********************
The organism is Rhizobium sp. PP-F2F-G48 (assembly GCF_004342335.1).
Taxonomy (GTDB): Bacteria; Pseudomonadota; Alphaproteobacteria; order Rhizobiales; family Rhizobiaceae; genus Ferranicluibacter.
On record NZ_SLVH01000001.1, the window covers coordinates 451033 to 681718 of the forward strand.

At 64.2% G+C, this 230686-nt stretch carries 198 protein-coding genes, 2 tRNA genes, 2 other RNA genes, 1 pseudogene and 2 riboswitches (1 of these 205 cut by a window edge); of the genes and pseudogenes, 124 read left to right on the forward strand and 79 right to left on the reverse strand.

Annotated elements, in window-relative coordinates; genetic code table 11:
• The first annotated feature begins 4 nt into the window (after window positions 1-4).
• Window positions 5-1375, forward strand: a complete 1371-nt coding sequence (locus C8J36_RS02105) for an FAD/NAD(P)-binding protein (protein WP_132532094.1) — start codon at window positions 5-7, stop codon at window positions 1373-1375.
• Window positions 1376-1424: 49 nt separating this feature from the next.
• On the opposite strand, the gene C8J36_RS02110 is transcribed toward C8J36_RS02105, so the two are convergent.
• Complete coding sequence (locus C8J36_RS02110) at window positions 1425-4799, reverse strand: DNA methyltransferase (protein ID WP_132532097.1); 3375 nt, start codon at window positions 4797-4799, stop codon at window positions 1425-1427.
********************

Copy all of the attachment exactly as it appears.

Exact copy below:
The organism is Rhizobium sp. PP-F2F-G48 (assembly GCF_004342335.1).
Taxonomy (GTDB): Bacteria; Pseudomonadota; Alphaproteobacteria; order Rhizobiales; family Rhizobiaceae; genus Ferranicluibacter.
On record NZ_SLVH01000001.1, the window covers coordinates 451033 to 681718 of the forward strand.

At 64.2% G+C, this 230686-nt stretch carries 198 protein-coding genes, 2 tRNA genes, 2 other RNA genes, 1 pseudogene and 2 riboswitches (1 of these 205 cut by a window edge); of the genes and pseudogenes, 124 read left to right on the forward strand and 79 right to left on the reverse strand.

Annotated elements, in window-relative coordinates; genetic code table 11:
• The first annotated feature begins 4 nt into the window (after window positions 1-4).
• Window positions 5-1375, forward strand: a complete 1371-nt coding sequence (locus C8J36_RS02105) for an FAD/NAD(P)-binding protein (protein WP_132532094.1) — start codon at window positions 5-7, stop codon at window positions 1373-1375.
• Window positions 1376-1424: 49 nt separating this feature from the next.
• On the opposite strand, the gene C8J36_RS02110 is transcribed toward C8J36_RS02105, so the two are convergent.
• Complete coding sequence (locus C8J36_RS02110) at window positions 1425-4799, reverse strand: DNA methyltransferase (protein ID WP_132532097.1); 3375 nt, start codon at window positions 4797-4799, stop codon at window positions 1425-1427.